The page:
Thursday, July 6, 2017

Rejection Thursday special: a quick idea for literary journals to easily provide more than just a no

Work informed me that today was "Thankful Thursday" and asked us to share our gratitude. I thanked the lady who sells me my coffee. She's probably more efficient and performs more tangible good in the world than anyone else I see at work. Then again, I thank her every time she gets me coffee. I'm an asshole, but not a jerk.

Anyhow, I've decided to dub the day "Rejection Thursday," which has zero alliteration, but is still 97.2% less dumb. The day after posting about a really strange coincidence where a story I voted on in the literary journal I work with showed up in the copy of Prairie Schooner I was reading, I got my own rejection from Prairie Schooner. Not really a big deal; it's a tough journal to get into. But this is one of those stories I really have an extra amount of attachment to. It's inspired by my daughter, who is not officially my daughter, but who needed a place to stay six years ago and I've called my daughter since. It's not much of a real-life-transcribed-into-fiction story--almost none of what happens in the story happened in real life--but it is the best shot I've taken at expressing some of the things I've felt and learned having her in my life. It's got all my own inadequacy and failure to be for her what she needed, all her elusive charm built of her own survival mechanisms she's developed while dealing with things I can't--and don't want to--imagine. I felt drained after writing it. Every rejection I get for this story feels like I've failed her somehow.

So what do I want journals to do?

I understand all too well that journals can't respond to every submission. They can't even do it for 10% of the stories they get. But here's something I'd like to see journals try: have each reader/editor who weighs in on the story assign it a 1-10 rating. They don't have to justify the rating, just based on the stories they see come in, is this a 1 (utterly unredeemable, horribly written), a 10 (publish!) or somewhere between? I'd say a 7 or above is a story you probably read all the way through.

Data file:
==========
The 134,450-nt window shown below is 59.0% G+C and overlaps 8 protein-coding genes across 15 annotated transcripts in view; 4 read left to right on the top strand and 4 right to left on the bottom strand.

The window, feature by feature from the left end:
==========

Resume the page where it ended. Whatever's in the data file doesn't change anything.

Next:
The writer would, in addition to the standard rejection notice, get a readout of the number from each reader who provided one (naturally, the readers' names would be kept off the ratings).

I know journals will never do this, because it opens them up to all kinds of hate from writers. Journals already face occasional anger and bitterness from writers who are certain their stories were better than what got published. A unexpected low rating to go along with it would only fan the flames.

But it would be extremely useful to me, especially when trying to figure out where to go from here with a story I can't just walk away from. I know the number would be something the reader spent two seconds assigning, but that's actually useful, since the up/down decision also happens nearly as quickly. It's not the same as criticism: that requires a full reading every time, no matter how bad it seems. It's just a quick, first-number-that-pops-into-your-head reading of how close a reader was to yes.

As much as I doubt any journal would ever try this, I think it'd be a really interesting experiment for one to try for a single reading period.

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